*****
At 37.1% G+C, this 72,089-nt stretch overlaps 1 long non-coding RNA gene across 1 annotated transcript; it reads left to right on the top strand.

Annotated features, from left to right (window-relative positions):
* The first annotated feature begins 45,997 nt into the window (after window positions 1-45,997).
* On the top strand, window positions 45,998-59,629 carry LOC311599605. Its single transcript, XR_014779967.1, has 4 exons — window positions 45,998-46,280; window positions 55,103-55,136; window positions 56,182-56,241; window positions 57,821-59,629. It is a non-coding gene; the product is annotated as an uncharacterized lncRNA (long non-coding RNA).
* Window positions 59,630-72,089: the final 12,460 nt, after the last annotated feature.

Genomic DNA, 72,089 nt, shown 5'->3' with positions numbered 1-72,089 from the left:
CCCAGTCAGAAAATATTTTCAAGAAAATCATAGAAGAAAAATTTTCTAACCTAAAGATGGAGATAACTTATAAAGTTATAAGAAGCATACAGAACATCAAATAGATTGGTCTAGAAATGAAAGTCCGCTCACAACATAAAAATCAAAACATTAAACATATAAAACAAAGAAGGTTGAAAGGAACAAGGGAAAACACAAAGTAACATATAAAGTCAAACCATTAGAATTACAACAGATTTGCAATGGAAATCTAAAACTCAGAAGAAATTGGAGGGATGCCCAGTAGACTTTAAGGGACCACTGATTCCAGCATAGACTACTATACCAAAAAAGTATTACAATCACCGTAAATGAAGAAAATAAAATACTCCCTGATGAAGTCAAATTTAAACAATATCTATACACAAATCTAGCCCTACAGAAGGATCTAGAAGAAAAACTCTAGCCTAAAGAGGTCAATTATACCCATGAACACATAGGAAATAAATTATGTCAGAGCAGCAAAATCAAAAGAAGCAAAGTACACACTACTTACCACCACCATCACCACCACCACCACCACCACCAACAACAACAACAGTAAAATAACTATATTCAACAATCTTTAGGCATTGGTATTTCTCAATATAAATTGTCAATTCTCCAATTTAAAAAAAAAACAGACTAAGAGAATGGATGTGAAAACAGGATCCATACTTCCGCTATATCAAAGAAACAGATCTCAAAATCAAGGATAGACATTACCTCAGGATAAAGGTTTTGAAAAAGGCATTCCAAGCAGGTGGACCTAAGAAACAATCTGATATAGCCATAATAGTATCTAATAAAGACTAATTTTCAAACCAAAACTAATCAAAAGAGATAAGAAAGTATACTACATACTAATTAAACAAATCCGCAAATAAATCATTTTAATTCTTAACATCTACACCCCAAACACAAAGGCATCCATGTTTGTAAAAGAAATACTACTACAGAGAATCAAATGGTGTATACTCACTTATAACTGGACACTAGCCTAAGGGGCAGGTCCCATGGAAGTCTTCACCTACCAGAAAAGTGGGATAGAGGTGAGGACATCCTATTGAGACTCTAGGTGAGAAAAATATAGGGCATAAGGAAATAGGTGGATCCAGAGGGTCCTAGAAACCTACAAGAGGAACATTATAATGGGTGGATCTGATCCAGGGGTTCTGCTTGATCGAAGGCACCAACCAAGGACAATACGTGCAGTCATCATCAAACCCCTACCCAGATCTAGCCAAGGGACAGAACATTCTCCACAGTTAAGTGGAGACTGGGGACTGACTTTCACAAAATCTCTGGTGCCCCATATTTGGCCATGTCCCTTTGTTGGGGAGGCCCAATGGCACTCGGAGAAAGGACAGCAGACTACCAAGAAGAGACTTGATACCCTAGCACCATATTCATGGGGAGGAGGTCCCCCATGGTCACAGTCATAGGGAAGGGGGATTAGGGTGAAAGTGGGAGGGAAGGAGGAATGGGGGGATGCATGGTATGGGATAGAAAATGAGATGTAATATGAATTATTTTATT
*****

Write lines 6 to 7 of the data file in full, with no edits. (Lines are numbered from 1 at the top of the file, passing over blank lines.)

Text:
Genomic DNA, 72,089 nt, shown 5'->3' with positions numbered 1-72,089 from the left:
CCCAGTCAGAAAATATTTTCAAGAAAATCATAGAAGAAAAATTTTCTAACCTAAAGATGGAGATAACTTATAAAGTTATAAGAAGCATACAGAACATCAAATAGATTGGTCTAGAAATGAAAGTCCGCTCACAACATAAAAATCAAAACATTAAACATATAAAACAAAGAAGGTTGAAAGGAACAAGGGAAAACACAAAGTAACATATAAAGTCAAACCATTAGAATTACAACAGATTTGCAATGGAAATCTAAAACTCAGAAGAAATTGGAGGGATGCCCAGTAGACTTTAAGGGACCACTGATTCCAGCATAGACTACTATACCAAAAAAGTATTACAATCACCGTAAATGAAGAAAATAAAATACTCCCTGATGAAGTCAAATTTAAACAATATCTATACACAAATCTAGCCCTACAGAAGGATCTAGAAGAAAAACTCTAGCCTAAAGAGGTCAATTATACCCATGAACACATAGGAAATAAATTATGTCAGAGCAGCAAAATCAAAAGAAGCAAAGTACACACTACTTACCACCACCATCACCACCACCACCACCACCACCAACAACAACAACAGTAAAATAACTATATTCAACAATCTTTAGGCATTGGTATTTCTCAATATAAATTGTCAATTCTCCAATTTAAAAAAAAAACAGACTAAGAGAATGGATGTGAAAACAGGATCCATACTTCCGCTATATCAAAGAAACAGATCTCAAAATCAAGGATAGACATTACCTCAGGATAAAGGTTTTGAAAAAGGCATTCCAAGCAGGTGGACCTAAGAAACAATCTGATATAGCCATAATAGTATCTAATAAAGACTAATTTTCAAACCAAAACTAATCAAAAGAGATAAGAAAGTATACTACATACTAATTAAACAAATCCGCAAATAAATCATTTTAATTCTTAACATCTACACCCCAAACACAAAGGCATCCATGTTTGTAAAAGAAATACTACTACAGAGAATCAAATGGTGTATACTCACTTATAACTGGACACTAGCCTAAGGGGCAGGTCCCATGGAAGTCTTCACCTACCAGAAAAGTGGGATAGAGGTGAGGACATCCTATTGAGACTCTAGGTGAGAAAAATATAGGGCATAAGGAAATAGGTGGATCCAGAGGGTCCTAGAAACCTACAAGAGGAACATTATAATGGGTGGATCTGATCCAGGGGTTCTGCTTGATCGAAGGCACCAACCAAGGACAATACGTGCAGTCATCATCAAACCCCTACCCAGATCTAGCCAAGGGACAGAACATTCTCCACAGTTAAGTGGAGACTGGGGACTGACTTTCACAAAATCTCTGGTGCCCCATATTTGGCCATGTCCCTTTGTTGGGGAGGCCCAATGGCACTCGGAGAAAGGACAGCAGACTACCAAGAAGAGACTTGATACCCTAGCACCATATTCATGGGGAGGAGGTCCCCCATGGTCACAGTCATAGGGAAGGGGGATTAGGGTGAAAGTGGGAGGGAAGGAGGAATGGGGGGATGCATGGTATGGGATAGAAAATGAGATGTAATATGAATTATTTTATT